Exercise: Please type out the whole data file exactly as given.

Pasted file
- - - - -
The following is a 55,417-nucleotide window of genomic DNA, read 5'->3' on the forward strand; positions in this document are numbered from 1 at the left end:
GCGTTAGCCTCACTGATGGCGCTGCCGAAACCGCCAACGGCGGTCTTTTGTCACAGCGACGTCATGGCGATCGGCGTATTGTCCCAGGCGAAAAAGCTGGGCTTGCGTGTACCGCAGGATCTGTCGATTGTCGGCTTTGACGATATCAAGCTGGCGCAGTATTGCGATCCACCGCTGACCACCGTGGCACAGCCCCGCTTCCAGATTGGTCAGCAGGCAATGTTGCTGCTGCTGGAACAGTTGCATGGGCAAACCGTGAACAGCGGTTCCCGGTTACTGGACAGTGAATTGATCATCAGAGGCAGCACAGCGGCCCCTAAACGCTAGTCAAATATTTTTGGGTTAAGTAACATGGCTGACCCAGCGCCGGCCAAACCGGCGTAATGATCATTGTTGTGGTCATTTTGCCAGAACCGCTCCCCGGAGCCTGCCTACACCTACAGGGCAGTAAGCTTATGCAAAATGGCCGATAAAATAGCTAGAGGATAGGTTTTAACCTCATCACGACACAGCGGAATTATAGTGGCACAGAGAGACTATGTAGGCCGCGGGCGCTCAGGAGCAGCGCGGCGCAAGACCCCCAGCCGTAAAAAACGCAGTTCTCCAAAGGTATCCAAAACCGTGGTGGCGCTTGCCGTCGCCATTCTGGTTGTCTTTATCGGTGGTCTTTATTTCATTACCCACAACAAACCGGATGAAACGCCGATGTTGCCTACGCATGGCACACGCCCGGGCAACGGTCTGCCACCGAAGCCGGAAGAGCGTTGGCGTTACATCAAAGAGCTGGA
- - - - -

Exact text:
The following is a 55,417-nucleotide window of genomic DNA, read 5'->3' on the forward strand; positions in this document are numbered from 1 at the left end:
GCGTTAGCCTCACTGATGGCGCTGCCGAAACCGCCAACGGCGGTCTTTTGTCACAGCGACGTCATGGCGATCGGCGTATTGTCCCAGGCGAAAAAGCTGGGCTTGCGTGTACCGCAGGATCTGTCGATTGTCGGCTTTGACGATATCAAGCTGGCGCAGTATTGCGATCCACCGCTGACCACCGTGGCACAGCCCCGCTTCCAGATTGGTCAGCAGGCAATGTTGCTGCTGCTGGAACAGTTGCATGGGCAAACCGTGAACAGCGGTTCCCGGTTACTGGACAGTGAATTGATCATCAGAGGCAGCACAGCGGCCCCTAAACGCTAGTCAAATATTTTTGGGTTAAGTAACATGGCTGACCCAGCGCCGGCCAAACCGGCGTAATGATCATTGTTGTGGTCATTTTGCCAGAACCGCTCCCCGGAGCCTGCCTACACCTACAGGGCAGTAAGCTTATGCAAAATGGCCGATAAAATAGCTAGAGGATAGGTTTTAACCTCATCACGACACAGCGGAATTATAGTGGCACAGAGAGACTATGTAGGCCGCGGGCGCTCAGGAGCAGCGCGGCGCAAGACCCCCAGCCGTAAAAAACGCAGTTCTCCAAAGGTATCCAAAACCGTGGTGGCGCTTGCCGTCGCCATTCTGGTTGTCTTTATCGGTGGTCTTTATTTCATTACCCACAACAAACCGGATGAAACGCCGATGTTGCCTACGCATGGCACACGCCCGGGCAACGGTCTGCCACCGAAGCCGGAAGAGCGTTGGCGTTACATCAAAGAGCTGGA